US lawmakers say China’s “corrupt, gangster” regime is bad for Hong Kong

One of Hong Kong’s many Chinese supporters.
One of Hong Kong’s many Chinese supporters.
Image: AP photo/Vincent Yu
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The US Congress is so bitterly divided that funding for the country’s homeland security agency could be suspended this week, but a handful of lawmakers from both parties agree on one thing: China is undermining democracy in Hong Kong.

A bill (pdf) introduced Feb. 27 would require the US Secretary of State to testify to Congress that Hong Kong is “sufficiently autonomous to justify separate treatment different from that accorded the People’s Republic of China in any new laws, agreements, treaties, or arrangements.”

Currently, Hong Kong and the US have have agreements on issues like taxation and investment that differ from the US’s agreements with China, based on Hong Kong’s autonomy and support for the rule of law. The US is the fifth-largest source of foreign direct investment in Hong Kong (pdf, pg. 16), totalling HK$348 billion ($44.9 billion) at the end of 2013. If passed, the bill could put billions of dollars of US-Hong Kong trade and investment in jeopardy.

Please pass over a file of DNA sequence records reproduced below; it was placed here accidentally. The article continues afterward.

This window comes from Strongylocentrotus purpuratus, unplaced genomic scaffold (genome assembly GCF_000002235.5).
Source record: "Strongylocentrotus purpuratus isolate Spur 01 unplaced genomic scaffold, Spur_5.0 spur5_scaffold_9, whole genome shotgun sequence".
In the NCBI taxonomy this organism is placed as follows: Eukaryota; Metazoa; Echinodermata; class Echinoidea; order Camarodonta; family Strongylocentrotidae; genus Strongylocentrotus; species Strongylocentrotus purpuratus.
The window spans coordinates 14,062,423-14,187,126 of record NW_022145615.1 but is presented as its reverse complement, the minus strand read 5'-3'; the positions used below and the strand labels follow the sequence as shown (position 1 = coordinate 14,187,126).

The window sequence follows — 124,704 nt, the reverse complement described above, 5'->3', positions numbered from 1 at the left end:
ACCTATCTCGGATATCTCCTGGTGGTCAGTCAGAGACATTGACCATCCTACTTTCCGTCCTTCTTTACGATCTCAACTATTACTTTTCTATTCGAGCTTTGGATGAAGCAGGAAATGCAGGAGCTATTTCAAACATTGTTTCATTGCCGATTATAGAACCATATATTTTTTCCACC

The bill is a slightly altered version of an earlier bill proposed last year, but the language US lawmakers are using now is even more critical of Beijing’s influence. Legislators from both parties let loose a barrage of rhetoric supporting pro-democracy measures in Hong Kong, and blasting Beijing when they introduced the bill:

  • “U.S. policy toward mainland China has for too long strived to engage the corrupt and gangster regime which rules that country.”—Dana Rohrabacher, a Republican representative from California.
  • “A status quo U.S. policy is unsustainable if Beijing continues to insist that Hong Kong become like mainland China…The special privileges the U.S. grants to Hong Kong can only endure if Beijing fulfills its longstanding obligation under international law to maintain Hong Kong’s autonomy, guarantee human rights and allow free and fair elections in 2017 and beyond.”—Chris Smith, a Republican representative from New Jersey
  • “My concern is not just about election mechanics but about Hong Kong’s future as an open society under Beijing’s ‘one country, two systems’ regime.”—Eliot Engel, a Democrat from New York.
  • “Efforts to silence the people of Hong Kong’s independent voice will undoubtedly have a serious impact on China’s relationship with the many nations of this world that stand for democracy and freedom.”—Dan Lipinski, a Democrat from Illinois

The bill’s prospects in Congress, or once it potentially reaches US president Barack Obama’s desk, are not clear. Regardless, Hong Kong’s pro-Beijing administration has already signaled its unhappiness. “We don’t want foreign governments or foreigners to intervene in affairs that can be handled by ourselves,” justice secretary Rimsky Yuen Kwok-keung said in a statement.